Let’s get make one thing clear, though. Martin Scorsese shouldn’t have to defend his suggestion that contemporary superhero movies aren’t “art.” (They’re not. They’re entertainment.) The attacks on his status as a supposed senile guardian of cinema is patently absurd. He’s one of the greatest filmmakers in the history of cinema and one of the art form’s most sincere champions. But that doesn’t mean he wants to influence *your* taste in movies. He wants to make a point about how far the business has strayed.
If you want a picture of where we are as a cinematic (content?) culture, read Martin Scorsese’s Opinion in the New York Times and the longer form analysis in Ben Fritz’s The Big Picture, which is equal parts hopeful and horrifying. Fritz uses the Sony email hack to take a peek behind the contemporary Hollywood decision-making process — which has more to do with potential profits from China and mass merchandising than it does with making good movies.
In highlighting the decline of the mid-budget movie in Hollywood, Ben Fritz stopped short of making one point that I thought was staring us in the face the whole time. Fritz described the failure of Sony’s mid-budget star vehicles that contributed to their decline as a profitable film studio. (Most of them starred Will Smith.) He didn’t pass any value judgments, however, and that speaks directly to something Scorsese said in his New York Times Opinion.
And if you’re going to tell me that it’s simply a matter of supply and demand and giving the people what they want, I’m going to disagree. It’s a chicken-and-egg issue. If people are given only one kind of thing and endlessly sold only one kind of thing, of course they’re going to want more of that one kind of thing.
Audiences miss the boat on certain movies. They always have. Whether it’s poor marketing, poor release timing, poor titles — quality has never equalled box office performance. That said, I believe recent audiences have been conditioned by the decided lack of quality in these mid-budget studio offerings. Excellent mid-budget slickly-produced entertainment like Edge of Tomorrow (2014) and The Man from U.N.C.L.E (2016) failed to find their deserving audiences, but can you blame audiences from being wary of buying a ticket for After Earth (2013)? Consider the kinds of movies we were watching at the box office 30 years ago and ask yourself if these would ever get made today.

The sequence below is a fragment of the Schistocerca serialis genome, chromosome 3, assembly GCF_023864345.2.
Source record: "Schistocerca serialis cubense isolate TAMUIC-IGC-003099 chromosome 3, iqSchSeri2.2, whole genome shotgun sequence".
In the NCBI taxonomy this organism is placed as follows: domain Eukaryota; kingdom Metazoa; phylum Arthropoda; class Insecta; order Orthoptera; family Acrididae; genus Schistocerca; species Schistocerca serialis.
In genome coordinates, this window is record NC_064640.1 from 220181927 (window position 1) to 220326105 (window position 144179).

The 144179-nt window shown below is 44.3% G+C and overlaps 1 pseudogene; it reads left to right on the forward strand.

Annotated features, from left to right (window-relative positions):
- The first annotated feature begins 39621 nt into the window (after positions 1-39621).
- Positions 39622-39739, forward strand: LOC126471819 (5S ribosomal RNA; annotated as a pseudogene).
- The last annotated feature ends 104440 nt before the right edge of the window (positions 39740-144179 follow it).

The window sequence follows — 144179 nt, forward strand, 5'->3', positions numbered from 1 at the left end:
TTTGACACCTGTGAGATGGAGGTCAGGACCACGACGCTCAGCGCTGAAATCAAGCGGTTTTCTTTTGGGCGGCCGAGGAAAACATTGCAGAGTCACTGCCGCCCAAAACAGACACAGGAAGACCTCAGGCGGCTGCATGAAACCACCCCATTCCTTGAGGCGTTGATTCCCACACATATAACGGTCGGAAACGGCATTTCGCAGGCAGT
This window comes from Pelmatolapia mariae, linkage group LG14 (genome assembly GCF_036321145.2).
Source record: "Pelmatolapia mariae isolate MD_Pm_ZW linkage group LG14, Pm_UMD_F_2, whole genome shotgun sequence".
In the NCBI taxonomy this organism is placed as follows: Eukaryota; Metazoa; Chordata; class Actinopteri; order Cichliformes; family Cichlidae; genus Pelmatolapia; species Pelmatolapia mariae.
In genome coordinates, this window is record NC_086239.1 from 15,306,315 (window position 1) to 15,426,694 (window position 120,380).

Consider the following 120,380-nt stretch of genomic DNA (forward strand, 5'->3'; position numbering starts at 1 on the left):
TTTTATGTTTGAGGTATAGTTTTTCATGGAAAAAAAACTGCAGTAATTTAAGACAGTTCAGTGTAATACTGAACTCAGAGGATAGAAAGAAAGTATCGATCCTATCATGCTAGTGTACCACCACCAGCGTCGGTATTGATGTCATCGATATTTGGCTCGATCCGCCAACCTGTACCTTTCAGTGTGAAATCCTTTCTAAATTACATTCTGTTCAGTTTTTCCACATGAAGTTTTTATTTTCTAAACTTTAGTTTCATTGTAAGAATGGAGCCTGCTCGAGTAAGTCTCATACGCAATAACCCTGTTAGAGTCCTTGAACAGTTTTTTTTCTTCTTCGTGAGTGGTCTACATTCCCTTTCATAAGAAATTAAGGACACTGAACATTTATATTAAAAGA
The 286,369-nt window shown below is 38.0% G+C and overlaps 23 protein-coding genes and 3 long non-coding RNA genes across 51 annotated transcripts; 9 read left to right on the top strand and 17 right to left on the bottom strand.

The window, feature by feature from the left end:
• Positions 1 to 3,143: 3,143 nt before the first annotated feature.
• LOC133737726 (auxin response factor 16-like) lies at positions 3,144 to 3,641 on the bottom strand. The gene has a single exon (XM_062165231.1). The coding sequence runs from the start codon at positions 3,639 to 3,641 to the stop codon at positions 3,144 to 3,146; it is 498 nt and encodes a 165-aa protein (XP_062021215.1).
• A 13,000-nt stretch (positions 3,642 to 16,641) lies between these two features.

I don’t believe it’s a coincidence that as Hollywood has further distanced itself from a system of centralized artistic control — the producer or the director — it’s failed to deliver a consistent mid-budget product. Ben Fritz paints a picture of a system catering to the whims of its ego-driven stars rather than the filmmakers themselves. Fritz’s list of failures — with only a few exceptions — consists of objectively bad movies. It represents an industry that’s so afraid of short term losses it refuses to cede control to anyone but its biggest stars — as if Adam Sandler or Will Smith would carry the torch to a brighter future.
Between studio risk aversion and a crippling stream of abysmal star vehicles, fewer mid-budget movies were produced. The ones that did see the light of day drove the existing audience to TV and Netflix and Amazon Prime where they could find content driven by the kind of creative vision that once fueled a large portion of mainstream cinema. It’s an anti-communal version of the cinema Scorsese’s recalling with fondness and pure nostalgia. So when Martin Scorsese says he’s filled with “terrible sadness” about the state of our modern moviegoing culture, he’s not just posturing as a holier-than-thou artist. He’s looking back on his midnight trip to see Psycho and recognizing that that experience may have become extinct.
Scorsese goes out of his way to say Marvel movies just aren’t for him. Martin Scorsese also wants you to know that there’s other beautiful, imaginative, engaging cinema out there that has nothing to do with men in tights and/or capes — and those movies are in danger of disappearing from the mainstream entirely. That’s the crisis here — not that one of our greatest filmmakers doesn’t care about Captain America.
I just needed to get that off my chest.